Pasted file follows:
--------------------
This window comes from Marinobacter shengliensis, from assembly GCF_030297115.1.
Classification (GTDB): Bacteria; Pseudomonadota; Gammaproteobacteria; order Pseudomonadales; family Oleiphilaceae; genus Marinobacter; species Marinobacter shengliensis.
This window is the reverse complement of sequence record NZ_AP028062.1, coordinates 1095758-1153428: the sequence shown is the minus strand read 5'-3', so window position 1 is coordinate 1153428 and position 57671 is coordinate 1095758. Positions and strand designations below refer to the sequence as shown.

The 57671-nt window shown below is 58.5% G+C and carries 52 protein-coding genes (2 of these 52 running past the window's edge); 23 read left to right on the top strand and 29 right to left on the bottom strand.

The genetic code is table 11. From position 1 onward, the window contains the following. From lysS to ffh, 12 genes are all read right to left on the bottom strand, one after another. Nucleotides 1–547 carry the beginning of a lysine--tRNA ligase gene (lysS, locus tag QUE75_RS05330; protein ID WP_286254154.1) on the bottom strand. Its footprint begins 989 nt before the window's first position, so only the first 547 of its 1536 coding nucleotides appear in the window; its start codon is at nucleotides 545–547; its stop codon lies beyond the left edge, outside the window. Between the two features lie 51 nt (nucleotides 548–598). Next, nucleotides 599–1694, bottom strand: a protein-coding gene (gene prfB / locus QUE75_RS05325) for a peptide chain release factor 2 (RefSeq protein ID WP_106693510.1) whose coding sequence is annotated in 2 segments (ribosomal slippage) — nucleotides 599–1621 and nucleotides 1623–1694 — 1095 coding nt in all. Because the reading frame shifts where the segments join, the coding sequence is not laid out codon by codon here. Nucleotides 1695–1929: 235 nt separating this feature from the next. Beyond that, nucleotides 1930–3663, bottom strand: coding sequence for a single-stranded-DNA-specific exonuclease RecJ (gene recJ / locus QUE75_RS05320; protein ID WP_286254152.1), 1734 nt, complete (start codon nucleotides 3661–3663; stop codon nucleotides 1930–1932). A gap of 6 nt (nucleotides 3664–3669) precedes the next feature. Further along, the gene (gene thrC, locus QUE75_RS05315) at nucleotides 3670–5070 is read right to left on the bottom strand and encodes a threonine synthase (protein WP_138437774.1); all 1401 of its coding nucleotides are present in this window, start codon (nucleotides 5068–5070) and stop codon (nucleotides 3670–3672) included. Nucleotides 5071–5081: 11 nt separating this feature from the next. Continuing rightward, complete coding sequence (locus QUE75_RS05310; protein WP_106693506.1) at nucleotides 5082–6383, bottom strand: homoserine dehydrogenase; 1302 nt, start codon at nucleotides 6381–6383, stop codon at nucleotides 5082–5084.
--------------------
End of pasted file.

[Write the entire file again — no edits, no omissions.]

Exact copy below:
This window comes from Marinobacter shengliensis, from assembly GCF_030297115.1.
Classification (GTDB): Bacteria; Pseudomonadota; Gammaproteobacteria; order Pseudomonadales; family Oleiphilaceae; genus Marinobacter; species Marinobacter shengliensis.
This window is the reverse complement of sequence record NZ_AP028062.1, coordinates 1095758-1153428: the sequence shown is the minus strand read 5'-3', so window position 1 is coordinate 1153428 and position 57671 is coordinate 1095758. Positions and strand designations below refer to the sequence as shown.

The 57671-nt window shown below is 58.5% G+C and carries 52 protein-coding genes (2 of these 52 running past the window's edge); 23 read left to right on the top strand and 29 right to left on the bottom strand.

The genetic code is table 11. From position 1 onward, the window contains the following. From lysS to ffh, 12 genes are all read right to left on the bottom strand, one after another. Nucleotides 1–547 carry the beginning of a lysine--tRNA ligase gene (lysS, locus tag QUE75_RS05330; protein ID WP_286254154.1) on the bottom strand. Its footprint begins 989 nt before the window's first position, so only the first 547 of its 1536 coding nucleotides appear in the window; its start codon is at nucleotides 545–547; its stop codon lies beyond the left edge, outside the window. Between the two features lie 51 nt (nucleotides 548–598). Next, nucleotides 599–1694, bottom strand: a protein-coding gene (gene prfB / locus QUE75_RS05325) for a peptide chain release factor 2 (RefSeq protein ID WP_106693510.1) whose coding sequence is annotated in 2 segments (ribosomal slippage) — nucleotides 599–1621 and nucleotides 1623–1694 — 1095 coding nt in all. Because the reading frame shifts where the segments join, the coding sequence is not laid out codon by codon here. Nucleotides 1695–1929: 235 nt separating this feature from the next. Beyond that, nucleotides 1930–3663, bottom strand: coding sequence for a single-stranded-DNA-specific exonuclease RecJ (gene recJ / locus QUE75_RS05320; protein ID WP_286254152.1), 1734 nt, complete (start codon nucleotides 3661–3663; stop codon nucleotides 1930–1932). A gap of 6 nt (nucleotides 3664–3669) precedes the next feature. Further along, the gene (gene thrC, locus QUE75_RS05315) at nucleotides 3670–5070 is read right to left on the bottom strand and encodes a threonine synthase (protein WP_138437774.1); all 1401 of its coding nucleotides are present in this window, start codon (nucleotides 5068–5070) and stop codon (nucleotides 3670–3672) included. Nucleotides 5071–5081: 11 nt separating this feature from the next. Continuing rightward, complete coding sequence (locus QUE75_RS05310; protein WP_106693506.1) at nucleotides 5082–6383, bottom strand: homoserine dehydrogenase; 1302 nt, start codon at nucleotides 6381–6383, stop codon at nucleotides 5082–5084.